Cai Guo-Qiang transforms fireworks into eardrum-shattering "smoke paintings" in cities across the world.

Will Cai Guo-Qiang ever admit he got into art just so he could blow stuff up? Probably not, as that might harm his international standing as a "serious" artist. But secretly, I think he's chuckling along with Beavis and Butt-Head whenever he sets off one of his mushroom cloud-making flame bombs.

To ring in this year's Independence Day, here are hits from Cai's rotation of conflagrations designed to raise the threat level. Let's begin in April with "Sky Ladder," a fiery shotgunning of 40,000 rockets from the side of the Geffen Contemporary center at MOCA in Los Angeles. The latest in the artist's Projects for Extraterrestrials series, the orgasm of fire includes "pyrotechnic flying saucers, burning crop circles, and an alien god":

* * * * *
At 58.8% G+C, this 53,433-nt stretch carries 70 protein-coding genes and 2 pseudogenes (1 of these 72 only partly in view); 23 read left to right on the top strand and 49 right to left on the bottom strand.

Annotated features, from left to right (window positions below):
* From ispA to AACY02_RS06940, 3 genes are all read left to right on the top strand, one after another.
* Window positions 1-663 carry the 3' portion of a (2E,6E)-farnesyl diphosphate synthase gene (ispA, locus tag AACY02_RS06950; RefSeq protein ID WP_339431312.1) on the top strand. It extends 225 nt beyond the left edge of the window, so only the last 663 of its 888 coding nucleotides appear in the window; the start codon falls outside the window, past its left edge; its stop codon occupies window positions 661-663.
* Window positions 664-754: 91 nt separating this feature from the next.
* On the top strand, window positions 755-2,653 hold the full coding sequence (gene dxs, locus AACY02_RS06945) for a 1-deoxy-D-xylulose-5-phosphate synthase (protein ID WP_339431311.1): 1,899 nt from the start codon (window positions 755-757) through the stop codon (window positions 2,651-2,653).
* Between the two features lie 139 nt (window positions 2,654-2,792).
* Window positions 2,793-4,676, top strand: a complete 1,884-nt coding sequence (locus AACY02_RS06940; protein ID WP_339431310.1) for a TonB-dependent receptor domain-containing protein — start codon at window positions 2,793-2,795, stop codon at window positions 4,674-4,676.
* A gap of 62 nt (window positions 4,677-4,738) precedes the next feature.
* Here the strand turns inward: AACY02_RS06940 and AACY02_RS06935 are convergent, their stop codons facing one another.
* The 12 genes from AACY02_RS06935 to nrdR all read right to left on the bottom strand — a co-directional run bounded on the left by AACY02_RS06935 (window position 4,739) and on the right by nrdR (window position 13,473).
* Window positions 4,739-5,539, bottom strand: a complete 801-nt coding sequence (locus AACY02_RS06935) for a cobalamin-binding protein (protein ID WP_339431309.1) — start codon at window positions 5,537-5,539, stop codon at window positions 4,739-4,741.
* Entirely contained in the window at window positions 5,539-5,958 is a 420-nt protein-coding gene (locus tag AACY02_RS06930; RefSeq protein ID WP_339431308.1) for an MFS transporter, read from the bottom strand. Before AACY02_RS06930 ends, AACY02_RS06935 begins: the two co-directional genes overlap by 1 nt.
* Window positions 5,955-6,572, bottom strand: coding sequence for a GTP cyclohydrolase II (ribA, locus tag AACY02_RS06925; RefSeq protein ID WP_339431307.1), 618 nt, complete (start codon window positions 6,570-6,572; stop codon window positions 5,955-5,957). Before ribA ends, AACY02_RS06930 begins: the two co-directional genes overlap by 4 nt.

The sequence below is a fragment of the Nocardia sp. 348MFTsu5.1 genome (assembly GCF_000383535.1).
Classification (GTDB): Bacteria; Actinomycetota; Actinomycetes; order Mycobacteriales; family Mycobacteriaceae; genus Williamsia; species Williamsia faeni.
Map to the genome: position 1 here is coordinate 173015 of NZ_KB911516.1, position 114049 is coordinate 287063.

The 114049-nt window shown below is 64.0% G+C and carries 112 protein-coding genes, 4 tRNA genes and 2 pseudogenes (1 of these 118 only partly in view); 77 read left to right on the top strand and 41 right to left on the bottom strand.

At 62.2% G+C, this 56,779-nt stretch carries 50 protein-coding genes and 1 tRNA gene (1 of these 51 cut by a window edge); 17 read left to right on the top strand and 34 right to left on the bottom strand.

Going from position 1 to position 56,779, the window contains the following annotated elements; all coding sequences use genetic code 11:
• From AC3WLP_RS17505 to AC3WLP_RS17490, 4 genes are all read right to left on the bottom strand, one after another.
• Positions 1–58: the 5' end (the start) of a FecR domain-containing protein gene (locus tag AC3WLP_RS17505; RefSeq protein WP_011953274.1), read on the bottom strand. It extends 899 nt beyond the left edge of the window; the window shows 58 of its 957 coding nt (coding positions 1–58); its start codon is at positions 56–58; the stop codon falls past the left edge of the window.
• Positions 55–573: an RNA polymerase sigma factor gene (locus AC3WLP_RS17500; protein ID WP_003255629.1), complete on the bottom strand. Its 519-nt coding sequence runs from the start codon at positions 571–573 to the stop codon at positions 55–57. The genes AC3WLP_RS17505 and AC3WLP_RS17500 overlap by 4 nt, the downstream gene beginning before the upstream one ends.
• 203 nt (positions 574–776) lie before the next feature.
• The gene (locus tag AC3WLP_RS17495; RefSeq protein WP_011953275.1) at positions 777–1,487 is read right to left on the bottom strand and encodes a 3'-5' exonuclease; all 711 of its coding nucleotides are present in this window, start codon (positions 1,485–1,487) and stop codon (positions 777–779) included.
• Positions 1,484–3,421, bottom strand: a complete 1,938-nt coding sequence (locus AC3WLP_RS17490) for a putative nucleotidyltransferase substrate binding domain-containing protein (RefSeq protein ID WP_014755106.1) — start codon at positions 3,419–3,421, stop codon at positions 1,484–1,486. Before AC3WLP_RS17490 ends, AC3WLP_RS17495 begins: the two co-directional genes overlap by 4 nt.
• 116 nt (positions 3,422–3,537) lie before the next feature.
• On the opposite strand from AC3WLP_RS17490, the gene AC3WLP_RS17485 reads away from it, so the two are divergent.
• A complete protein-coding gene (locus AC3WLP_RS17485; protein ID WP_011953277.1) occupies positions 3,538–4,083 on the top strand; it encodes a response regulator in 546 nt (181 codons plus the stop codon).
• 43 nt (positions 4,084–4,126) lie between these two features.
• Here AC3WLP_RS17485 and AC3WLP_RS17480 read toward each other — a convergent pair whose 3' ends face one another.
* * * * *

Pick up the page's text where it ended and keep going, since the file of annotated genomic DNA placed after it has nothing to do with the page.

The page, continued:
Next up is 2011's "Black Ceremony," in Qatar, billed as the largest-ever release of daytime fireworks. Debuted at the Mathaf: Arab Museum of Modern Art, the artwork addresses historical trade agreements between China and the Middle East. Pump up the volume to set off car alarms and annoy the neighbors:

In 1998, he bombed the Taiwan Province Museum of Art with 25 kilograms of gunpowder. Imagine being an unwitting security guard in the museum when this went down:

A more disturbing "Black Fireworks" display created a mushroom cloud above Hiroshima's Atomic Bomb Dome in 2008:

Finally, here is 2005's "Black Rainbow," the raising of an achromatic arch above Edinburgh, Scotland. If you're wondering, the somber puffs of ebon smoke are a commentary on the suffering caused by modern terrorists:

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